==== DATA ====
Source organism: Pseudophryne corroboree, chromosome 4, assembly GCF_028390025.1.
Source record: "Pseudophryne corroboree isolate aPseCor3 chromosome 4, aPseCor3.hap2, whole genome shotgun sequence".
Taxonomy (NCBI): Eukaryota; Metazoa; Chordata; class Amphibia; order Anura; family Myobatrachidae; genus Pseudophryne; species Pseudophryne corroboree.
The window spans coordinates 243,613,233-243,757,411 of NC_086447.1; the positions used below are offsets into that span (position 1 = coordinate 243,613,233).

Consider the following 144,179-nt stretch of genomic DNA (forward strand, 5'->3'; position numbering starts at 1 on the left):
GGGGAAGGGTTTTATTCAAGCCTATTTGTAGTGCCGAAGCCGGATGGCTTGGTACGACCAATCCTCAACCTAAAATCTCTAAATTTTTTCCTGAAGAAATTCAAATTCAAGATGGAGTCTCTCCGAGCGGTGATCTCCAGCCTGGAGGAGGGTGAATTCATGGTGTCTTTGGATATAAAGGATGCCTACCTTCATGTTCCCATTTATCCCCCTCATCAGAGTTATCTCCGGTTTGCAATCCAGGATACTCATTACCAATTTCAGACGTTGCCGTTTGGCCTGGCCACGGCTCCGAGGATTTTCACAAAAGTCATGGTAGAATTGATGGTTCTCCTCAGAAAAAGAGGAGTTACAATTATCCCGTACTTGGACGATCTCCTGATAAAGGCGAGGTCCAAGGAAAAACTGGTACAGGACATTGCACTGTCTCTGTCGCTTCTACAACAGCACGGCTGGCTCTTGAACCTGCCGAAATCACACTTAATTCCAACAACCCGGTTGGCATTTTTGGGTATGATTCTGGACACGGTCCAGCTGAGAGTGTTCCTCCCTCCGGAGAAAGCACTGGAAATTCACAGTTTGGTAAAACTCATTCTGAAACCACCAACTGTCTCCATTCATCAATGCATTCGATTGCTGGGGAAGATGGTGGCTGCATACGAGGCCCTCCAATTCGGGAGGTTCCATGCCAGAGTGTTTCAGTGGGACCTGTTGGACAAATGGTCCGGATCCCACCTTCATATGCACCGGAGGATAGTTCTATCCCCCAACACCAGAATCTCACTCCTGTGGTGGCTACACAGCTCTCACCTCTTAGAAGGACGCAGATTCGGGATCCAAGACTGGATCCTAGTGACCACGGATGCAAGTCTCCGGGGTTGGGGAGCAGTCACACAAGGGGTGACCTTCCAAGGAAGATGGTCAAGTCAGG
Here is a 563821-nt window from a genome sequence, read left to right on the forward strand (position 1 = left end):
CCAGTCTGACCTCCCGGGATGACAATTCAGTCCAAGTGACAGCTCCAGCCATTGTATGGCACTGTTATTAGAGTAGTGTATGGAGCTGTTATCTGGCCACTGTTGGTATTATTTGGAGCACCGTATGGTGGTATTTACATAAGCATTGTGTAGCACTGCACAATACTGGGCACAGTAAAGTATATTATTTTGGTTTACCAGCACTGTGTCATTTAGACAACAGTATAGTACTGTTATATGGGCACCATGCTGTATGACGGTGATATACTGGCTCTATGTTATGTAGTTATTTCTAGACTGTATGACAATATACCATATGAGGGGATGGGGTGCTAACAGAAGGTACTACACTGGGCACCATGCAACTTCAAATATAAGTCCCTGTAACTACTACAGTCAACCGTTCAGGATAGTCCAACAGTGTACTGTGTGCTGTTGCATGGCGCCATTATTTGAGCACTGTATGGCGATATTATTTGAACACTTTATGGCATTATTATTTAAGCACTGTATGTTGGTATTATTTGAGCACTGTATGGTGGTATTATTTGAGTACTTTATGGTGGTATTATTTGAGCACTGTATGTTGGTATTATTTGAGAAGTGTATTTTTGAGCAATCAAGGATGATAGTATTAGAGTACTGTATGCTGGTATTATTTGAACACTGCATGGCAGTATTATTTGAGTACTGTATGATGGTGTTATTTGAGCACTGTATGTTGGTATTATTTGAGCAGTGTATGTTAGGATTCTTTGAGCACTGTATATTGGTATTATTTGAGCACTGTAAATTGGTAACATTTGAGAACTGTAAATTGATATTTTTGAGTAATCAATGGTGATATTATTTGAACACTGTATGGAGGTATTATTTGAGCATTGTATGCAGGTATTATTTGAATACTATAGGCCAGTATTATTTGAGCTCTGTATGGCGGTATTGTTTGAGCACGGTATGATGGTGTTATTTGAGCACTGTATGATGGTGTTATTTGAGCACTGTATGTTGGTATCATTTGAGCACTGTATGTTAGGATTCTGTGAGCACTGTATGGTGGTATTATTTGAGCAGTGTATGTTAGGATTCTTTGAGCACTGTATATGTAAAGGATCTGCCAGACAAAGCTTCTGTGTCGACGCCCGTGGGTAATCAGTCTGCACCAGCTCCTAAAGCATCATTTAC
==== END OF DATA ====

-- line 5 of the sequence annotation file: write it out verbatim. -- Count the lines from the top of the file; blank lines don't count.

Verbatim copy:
Consider the following 144,179-nt stretch of genomic DNA (forward strand, 5'->3'; position numbering starts at 1 on the left):